Thursday, October 4, 2007

Battery Discussion Follow-up: A Battery Revolution?

Thanks to everyone who attended/participated in the recent Battery Discussion ('A Battery Revolution?', Oct 3, '07). There was a ton of participation for a diverse number of people with great backgrounds/perspectives.

I've been requested to follow up the discussion with this blog to encourage continued discussion on this topic. I'll first summarize some of what we talked about, then try to stimulate more discussion.

I've uploaded a slideshow and the handout I put together for the discussion:


-Batteries are appealing because they have a low enough cost, long lifespan, are very reliable, and have enough power-to-energy suitable for most portable applications. Batteries were really enabled by portable applications - otherwise, electronic devices can simply run off of grid power, or generator power.

-Fuel cells have higher energy/power density that batteries, but their round-trip efficiency is ~35%, compared to >90% for Li-ion batteries, and they are more expensive.

-Neither batteries nor fuel cells, in of themselves, are 'renewable energy sources', but rather, they could play a role in the energy infrastructure, enabling renewable energy sources (like wind, solar, hydro, nuclear (?)) to charge the batteries/create hydrogen, which in turn, could power our cars. This could break the CO2 cycle and reduce dependence on foreign oil.

-Flywheels and capacitors can supply a lot of power, but do not have good energy density (or cost per unit energy, $/kWh).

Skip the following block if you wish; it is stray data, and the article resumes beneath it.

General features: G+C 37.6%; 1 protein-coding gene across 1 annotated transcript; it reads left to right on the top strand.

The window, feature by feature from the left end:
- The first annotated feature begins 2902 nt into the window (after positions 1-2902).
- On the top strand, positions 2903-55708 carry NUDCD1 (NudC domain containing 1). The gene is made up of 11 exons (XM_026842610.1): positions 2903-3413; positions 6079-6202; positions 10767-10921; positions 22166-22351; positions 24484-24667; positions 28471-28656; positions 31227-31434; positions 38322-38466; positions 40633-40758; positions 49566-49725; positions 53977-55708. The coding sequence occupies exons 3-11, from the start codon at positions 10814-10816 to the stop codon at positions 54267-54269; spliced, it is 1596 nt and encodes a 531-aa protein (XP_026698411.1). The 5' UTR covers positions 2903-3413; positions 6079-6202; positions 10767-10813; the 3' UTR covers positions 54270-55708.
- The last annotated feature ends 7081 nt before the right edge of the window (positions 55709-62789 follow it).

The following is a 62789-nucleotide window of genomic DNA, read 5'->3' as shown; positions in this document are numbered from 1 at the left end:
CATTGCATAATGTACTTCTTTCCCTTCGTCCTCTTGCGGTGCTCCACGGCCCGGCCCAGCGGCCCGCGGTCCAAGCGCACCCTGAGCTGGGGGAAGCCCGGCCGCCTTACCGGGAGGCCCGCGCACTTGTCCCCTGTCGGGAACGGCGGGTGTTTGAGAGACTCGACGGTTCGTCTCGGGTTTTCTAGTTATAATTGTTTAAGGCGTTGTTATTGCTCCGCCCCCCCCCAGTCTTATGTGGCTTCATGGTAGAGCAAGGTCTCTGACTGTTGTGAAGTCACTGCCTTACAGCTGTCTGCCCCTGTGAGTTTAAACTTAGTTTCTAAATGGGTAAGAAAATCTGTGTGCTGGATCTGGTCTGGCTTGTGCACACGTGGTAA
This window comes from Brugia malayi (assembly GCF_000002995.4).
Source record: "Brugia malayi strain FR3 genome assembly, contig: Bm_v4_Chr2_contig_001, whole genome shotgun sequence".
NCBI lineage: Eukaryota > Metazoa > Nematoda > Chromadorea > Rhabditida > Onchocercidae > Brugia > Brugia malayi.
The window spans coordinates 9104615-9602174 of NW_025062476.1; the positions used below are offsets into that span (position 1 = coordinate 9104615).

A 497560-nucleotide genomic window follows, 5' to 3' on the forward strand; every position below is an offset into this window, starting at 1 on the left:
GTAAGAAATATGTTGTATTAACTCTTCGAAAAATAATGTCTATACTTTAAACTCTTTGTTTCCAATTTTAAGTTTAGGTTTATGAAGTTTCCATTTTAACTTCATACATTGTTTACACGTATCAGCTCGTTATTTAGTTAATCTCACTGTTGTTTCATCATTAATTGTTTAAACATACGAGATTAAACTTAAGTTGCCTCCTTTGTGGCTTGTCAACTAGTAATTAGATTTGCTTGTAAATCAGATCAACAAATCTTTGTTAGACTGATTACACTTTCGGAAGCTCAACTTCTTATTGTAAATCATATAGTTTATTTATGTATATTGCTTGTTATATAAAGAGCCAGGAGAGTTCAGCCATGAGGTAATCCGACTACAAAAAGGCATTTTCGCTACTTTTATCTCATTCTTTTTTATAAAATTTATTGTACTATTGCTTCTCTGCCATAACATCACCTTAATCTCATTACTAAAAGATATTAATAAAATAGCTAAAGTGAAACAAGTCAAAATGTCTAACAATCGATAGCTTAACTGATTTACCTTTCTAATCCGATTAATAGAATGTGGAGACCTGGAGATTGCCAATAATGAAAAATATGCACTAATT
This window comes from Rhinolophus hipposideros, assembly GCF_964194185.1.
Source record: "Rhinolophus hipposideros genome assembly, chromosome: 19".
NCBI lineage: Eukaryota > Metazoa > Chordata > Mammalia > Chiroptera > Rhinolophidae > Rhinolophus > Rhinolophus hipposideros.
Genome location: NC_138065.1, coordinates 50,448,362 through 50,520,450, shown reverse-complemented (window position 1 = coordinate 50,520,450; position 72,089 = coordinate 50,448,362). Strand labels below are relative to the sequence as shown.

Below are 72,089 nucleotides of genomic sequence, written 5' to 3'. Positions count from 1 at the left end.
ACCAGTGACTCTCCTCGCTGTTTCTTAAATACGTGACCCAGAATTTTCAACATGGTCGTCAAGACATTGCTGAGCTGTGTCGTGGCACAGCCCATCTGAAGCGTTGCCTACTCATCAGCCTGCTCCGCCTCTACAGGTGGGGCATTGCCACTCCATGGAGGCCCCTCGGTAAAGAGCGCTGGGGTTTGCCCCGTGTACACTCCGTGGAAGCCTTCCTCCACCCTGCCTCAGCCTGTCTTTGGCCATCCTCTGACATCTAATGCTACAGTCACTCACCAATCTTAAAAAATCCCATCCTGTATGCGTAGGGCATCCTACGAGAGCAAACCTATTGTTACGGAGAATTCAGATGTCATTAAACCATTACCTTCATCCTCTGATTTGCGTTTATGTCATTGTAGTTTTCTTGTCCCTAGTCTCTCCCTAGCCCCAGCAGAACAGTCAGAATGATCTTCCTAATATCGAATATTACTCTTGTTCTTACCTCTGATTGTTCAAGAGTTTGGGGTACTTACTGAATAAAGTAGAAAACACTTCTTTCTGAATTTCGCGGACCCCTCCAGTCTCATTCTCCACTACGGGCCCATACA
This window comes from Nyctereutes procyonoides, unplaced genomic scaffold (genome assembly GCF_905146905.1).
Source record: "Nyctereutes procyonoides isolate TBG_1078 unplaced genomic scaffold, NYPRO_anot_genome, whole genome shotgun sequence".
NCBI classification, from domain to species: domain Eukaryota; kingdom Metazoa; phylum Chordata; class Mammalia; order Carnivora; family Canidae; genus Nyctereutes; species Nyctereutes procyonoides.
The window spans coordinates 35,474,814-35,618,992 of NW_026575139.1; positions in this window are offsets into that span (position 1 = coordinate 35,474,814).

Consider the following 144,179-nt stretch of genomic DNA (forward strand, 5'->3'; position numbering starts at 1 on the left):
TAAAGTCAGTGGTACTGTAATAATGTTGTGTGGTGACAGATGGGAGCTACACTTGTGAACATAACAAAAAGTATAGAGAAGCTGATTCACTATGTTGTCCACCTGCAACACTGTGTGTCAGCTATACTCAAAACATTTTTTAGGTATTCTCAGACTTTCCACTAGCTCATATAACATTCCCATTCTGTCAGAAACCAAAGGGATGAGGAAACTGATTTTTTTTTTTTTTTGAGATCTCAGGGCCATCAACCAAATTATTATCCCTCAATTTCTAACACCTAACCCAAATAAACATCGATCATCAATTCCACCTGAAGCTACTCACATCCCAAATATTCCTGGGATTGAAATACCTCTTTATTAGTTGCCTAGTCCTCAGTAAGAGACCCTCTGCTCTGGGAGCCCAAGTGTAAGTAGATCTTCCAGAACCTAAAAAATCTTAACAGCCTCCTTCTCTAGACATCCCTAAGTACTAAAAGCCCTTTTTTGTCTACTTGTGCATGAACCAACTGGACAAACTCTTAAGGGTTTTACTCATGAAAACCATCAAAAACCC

-There is a company in Texas (EESTOR) making some pretty revolutionary claims about new ultracapacitors with higher 'energy' density that lithium-ion batteries (not to mention, longer lifespan, lower cost, and high power density). I would be very excited if this becomes a reality, but I am skeptical until I see a working model.

-There was much discussion about the use of batteries in hybrid electric vehicles (HEV's) /plug-in (PHEV's). Batteries are certainly pushing towards these markets, but they have more challenges to overcome, including safety, cost, and energy density.

-Lastly, the talk shifted towards other applications, such as renewable energy (i.e. wind power) support. Such a storage device must cost ~$100/kWh, have moderate efficiency (>70%), and very long lifespan (>3000 deep cycles). It's a very tough market to enter, but if a battery can do it, it's a 'game changer'. Some utilities in the US are already installing sodium-sulfur (NAS) or flow batteries (Premium Power) for this (and other) grid power applications. The cost of the NAS battery alone is ~$170/kWh, vs. $100/kWh for lead-acid batteries (which don't have the cycle-life required for these applications), vs. $1000/kWh for Li-ion batteries.


There were a couple of areas that we touched upon but didn't have any good answers to. I'd like to finish this post by posing the following questions:

1) What makes up the cost of a battery? I've heard that ~30% is materials related - but what are the other cost components? (i.e. manufacturing, transportation, labor, disposal of toxic chemicals?)

2) Is there a "Moore's Law" equivalent for batteries? How has the cost/energy density/power density improved over time?